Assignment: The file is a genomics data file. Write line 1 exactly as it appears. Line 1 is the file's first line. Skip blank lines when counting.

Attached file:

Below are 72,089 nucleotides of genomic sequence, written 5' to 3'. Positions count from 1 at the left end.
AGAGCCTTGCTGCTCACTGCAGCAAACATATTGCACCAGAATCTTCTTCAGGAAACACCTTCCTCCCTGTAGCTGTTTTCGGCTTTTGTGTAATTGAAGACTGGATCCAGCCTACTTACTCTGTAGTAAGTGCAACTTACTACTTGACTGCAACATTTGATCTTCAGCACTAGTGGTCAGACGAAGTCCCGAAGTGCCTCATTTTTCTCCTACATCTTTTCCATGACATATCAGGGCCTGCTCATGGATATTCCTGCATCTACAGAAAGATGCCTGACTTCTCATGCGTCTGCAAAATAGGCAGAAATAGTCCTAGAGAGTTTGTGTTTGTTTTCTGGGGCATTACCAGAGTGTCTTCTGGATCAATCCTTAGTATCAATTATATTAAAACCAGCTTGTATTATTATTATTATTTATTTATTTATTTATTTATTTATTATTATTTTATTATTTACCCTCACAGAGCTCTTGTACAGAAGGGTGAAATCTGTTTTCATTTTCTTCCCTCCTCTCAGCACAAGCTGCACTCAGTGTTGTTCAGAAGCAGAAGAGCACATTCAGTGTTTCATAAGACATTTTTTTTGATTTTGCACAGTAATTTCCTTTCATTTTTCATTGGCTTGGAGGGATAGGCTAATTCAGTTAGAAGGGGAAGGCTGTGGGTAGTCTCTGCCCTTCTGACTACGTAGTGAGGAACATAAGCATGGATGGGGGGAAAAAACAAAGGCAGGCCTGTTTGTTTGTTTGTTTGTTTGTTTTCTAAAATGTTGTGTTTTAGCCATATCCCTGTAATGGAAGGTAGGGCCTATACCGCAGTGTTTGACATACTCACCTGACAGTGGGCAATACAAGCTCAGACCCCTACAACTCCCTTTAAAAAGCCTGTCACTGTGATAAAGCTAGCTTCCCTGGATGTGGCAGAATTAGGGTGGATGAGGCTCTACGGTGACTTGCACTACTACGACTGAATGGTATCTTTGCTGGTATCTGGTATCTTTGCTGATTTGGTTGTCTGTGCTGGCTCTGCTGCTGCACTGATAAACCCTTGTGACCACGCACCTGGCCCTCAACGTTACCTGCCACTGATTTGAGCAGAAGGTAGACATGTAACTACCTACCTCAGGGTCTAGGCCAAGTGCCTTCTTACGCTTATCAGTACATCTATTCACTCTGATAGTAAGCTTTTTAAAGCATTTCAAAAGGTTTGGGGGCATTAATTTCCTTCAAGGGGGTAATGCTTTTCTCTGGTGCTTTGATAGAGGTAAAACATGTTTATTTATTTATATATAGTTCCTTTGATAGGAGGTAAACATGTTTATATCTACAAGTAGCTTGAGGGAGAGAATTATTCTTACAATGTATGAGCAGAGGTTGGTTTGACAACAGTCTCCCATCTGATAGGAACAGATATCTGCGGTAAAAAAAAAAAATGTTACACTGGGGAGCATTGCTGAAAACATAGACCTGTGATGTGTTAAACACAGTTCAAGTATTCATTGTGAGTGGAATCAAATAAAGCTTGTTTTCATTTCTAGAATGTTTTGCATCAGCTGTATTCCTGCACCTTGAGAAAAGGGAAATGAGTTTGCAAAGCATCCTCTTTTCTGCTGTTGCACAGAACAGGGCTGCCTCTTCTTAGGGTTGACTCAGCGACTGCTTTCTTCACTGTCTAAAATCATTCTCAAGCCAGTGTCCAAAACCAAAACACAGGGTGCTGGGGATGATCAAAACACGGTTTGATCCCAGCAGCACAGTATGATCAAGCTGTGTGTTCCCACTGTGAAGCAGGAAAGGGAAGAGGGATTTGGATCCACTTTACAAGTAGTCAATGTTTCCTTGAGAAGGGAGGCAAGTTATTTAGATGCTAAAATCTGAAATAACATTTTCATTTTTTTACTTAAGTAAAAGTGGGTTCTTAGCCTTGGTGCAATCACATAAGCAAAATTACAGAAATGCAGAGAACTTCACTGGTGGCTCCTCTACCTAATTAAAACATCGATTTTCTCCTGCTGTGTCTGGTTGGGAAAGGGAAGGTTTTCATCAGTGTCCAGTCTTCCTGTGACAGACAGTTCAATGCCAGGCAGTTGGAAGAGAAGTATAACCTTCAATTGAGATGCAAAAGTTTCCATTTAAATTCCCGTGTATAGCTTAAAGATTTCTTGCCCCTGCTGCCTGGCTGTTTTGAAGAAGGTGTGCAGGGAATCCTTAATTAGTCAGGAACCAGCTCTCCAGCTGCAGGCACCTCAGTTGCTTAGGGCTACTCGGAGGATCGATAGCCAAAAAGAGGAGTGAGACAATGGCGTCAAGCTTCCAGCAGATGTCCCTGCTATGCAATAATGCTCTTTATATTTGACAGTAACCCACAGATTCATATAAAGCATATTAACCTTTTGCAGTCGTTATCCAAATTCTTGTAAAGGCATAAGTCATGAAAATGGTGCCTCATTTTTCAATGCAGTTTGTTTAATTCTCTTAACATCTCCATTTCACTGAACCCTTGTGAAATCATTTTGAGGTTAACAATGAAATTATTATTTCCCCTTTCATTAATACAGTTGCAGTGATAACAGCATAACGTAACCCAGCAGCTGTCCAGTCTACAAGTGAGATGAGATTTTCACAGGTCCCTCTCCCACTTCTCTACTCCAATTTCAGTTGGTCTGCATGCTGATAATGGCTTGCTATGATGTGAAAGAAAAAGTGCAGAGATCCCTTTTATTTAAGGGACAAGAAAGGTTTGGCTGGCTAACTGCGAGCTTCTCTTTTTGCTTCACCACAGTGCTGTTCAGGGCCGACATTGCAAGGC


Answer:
Below are 72,089 nucleotides of genomic sequence, written 5' to 3'. Positions count from 1 at the left end.